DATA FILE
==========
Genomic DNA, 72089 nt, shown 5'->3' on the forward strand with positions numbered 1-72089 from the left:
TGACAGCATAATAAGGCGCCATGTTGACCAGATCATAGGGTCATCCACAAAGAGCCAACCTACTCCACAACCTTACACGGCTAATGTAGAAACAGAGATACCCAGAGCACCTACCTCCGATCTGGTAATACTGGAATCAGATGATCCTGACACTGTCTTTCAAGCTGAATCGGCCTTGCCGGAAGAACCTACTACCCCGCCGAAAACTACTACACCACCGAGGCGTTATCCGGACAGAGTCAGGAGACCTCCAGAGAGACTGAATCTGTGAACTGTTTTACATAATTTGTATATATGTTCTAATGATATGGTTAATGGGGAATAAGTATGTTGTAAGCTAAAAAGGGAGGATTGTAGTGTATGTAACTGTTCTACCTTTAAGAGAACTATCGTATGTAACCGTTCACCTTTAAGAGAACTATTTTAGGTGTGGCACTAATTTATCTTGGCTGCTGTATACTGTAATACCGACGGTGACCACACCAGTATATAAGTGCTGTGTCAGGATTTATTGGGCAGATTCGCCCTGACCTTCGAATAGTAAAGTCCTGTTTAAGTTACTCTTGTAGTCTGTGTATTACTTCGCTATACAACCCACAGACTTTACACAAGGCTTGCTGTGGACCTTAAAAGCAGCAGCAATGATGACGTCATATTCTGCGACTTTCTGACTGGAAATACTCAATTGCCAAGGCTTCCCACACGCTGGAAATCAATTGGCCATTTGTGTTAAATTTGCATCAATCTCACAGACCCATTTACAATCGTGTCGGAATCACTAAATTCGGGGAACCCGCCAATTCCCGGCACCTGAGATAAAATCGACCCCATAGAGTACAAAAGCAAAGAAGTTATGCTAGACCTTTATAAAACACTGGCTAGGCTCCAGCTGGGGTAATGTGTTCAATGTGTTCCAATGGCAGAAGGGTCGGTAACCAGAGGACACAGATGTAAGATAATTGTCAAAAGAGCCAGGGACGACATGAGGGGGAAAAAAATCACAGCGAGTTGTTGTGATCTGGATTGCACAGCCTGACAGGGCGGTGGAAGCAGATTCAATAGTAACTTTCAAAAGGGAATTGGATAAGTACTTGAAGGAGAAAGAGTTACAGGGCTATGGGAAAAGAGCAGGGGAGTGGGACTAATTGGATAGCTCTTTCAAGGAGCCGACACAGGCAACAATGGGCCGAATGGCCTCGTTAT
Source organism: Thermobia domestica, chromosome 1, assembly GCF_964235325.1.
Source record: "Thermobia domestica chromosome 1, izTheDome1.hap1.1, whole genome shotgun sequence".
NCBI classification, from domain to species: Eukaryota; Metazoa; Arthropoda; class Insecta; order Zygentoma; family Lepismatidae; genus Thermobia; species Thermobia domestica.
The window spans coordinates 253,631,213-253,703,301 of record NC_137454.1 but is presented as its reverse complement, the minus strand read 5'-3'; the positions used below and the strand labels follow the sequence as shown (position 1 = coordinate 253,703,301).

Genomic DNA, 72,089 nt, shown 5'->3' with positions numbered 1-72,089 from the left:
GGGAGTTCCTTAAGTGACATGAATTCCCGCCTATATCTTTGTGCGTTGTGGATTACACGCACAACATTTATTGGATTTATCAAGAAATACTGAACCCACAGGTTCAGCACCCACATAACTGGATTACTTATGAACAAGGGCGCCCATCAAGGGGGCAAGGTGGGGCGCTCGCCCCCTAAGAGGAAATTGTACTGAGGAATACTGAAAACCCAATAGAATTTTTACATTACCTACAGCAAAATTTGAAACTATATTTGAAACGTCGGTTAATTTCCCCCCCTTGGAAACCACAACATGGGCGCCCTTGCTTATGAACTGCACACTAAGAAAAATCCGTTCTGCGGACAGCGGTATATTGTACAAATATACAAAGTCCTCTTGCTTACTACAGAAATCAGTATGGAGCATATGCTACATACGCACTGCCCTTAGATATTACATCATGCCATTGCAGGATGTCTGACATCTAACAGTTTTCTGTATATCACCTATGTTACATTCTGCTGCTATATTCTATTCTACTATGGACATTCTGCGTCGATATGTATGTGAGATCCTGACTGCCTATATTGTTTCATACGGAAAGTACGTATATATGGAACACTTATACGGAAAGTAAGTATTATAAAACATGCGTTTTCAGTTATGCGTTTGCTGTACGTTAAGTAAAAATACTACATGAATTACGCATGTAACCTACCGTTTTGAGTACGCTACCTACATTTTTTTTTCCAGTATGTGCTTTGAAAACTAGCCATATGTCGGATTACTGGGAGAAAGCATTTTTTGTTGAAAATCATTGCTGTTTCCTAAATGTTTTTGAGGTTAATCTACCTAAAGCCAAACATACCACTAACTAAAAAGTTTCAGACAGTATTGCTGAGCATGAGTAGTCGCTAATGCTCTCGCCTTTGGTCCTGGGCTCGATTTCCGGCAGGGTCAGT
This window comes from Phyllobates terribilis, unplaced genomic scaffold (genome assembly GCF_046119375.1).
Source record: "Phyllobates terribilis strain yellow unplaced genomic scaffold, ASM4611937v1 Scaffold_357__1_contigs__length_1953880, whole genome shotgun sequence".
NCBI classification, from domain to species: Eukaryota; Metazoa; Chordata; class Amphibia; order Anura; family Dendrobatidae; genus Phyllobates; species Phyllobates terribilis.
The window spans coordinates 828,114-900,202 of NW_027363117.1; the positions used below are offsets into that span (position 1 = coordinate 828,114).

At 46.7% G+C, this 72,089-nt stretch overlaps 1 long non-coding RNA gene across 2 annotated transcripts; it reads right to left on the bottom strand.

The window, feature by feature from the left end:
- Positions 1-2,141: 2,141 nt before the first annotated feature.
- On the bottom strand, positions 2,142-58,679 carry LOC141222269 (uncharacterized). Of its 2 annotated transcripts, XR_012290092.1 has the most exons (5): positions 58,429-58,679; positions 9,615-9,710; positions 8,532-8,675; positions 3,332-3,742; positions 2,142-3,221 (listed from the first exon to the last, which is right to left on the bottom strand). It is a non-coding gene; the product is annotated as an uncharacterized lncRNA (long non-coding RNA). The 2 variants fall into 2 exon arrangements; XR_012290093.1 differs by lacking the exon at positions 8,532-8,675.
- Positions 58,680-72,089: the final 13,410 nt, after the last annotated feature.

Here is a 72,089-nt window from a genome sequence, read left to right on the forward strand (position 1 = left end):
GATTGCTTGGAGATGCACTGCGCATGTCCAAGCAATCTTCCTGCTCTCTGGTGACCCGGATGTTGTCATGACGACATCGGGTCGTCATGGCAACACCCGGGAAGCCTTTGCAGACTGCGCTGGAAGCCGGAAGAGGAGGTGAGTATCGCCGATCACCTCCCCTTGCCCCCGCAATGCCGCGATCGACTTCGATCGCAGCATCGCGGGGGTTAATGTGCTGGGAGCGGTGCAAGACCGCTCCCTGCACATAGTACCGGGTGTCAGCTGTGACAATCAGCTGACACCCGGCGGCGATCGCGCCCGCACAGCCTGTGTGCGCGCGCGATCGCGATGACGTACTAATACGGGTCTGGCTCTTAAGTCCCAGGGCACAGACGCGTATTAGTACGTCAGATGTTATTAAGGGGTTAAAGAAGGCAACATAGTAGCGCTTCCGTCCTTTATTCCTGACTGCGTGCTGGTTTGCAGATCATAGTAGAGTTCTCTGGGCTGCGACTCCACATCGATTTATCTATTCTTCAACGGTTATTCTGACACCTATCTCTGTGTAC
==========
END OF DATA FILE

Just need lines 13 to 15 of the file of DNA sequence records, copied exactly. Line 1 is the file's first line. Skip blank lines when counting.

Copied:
At 46.7% G+C, this 72,089-nt stretch overlaps 1 long non-coding RNA gene across 2 annotated transcripts; it reads right to left on the bottom strand.

The window, feature by feature from the left end:
- Positions 1-2,141: 2,141 nt before the first annotated feature.